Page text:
Mr. Rebich found no malfunctions with the forklift then, and in addition, testified that each forklift receives routine maintenance every few months. It is clear, therefore, that the forklift provided by the State for inmate use was in good working order, and in no way contributed to the injuries suffered by claimant.
Claimant, however, asserts that the State was negligent in failing to properly train him in the operation and use of this forklift. As previously stated, claimant was employed as a "runner" in the Storehouse, and he had admittedly received training as such. Claimant's duties as a "runner" required the use of both manual and electric pallet jacks, and he had been trained in the operation of these jacks.

Testimony from both claimant and Mr. Rebich established that claimant had not received any training at the facility in the operation of a forklift. However, claimant was not required, or authorized, to operate a forklift in connection with his duties as a "runner".

Based on the above testimony, the Court finds that claimant had been properly trained by facility staff in the use and operation of all equipment required for the performances of his assigned job as a "runner", and the failure to train claimant in the operation of a forklift (which was not required or permitted in his assigned job) cannot be considered a proximate cause of his injuries.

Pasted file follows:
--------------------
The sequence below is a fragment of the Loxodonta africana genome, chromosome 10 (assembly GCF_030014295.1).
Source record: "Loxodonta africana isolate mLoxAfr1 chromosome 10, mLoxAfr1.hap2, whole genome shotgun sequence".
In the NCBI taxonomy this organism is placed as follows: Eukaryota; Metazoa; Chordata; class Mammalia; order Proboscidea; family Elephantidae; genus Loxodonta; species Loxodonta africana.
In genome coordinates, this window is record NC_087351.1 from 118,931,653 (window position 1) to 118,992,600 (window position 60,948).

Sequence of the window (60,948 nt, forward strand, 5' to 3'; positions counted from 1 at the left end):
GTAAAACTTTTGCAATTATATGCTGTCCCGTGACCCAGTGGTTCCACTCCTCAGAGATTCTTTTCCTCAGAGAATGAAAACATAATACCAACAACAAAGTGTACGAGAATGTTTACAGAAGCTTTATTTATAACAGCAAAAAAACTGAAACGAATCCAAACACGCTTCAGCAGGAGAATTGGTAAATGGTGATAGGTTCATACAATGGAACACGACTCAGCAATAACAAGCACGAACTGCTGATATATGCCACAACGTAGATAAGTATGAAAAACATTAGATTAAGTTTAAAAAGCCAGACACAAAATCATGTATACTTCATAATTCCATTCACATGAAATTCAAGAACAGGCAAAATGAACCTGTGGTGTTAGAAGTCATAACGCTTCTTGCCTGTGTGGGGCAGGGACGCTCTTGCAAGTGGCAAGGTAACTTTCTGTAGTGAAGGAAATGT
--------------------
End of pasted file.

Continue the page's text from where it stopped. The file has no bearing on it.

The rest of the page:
Furthermore, it is important to note that this accident occurred while Inmate Montes, and not claimant, was operating the forklift. Any liability for improper training must therefore be predicated on the training, or lack thereof, received by Mr. Montes. However, testimony conclusively established that Inmate Montes, who had been assigned duties as a forklift operator, had received training as such.[3]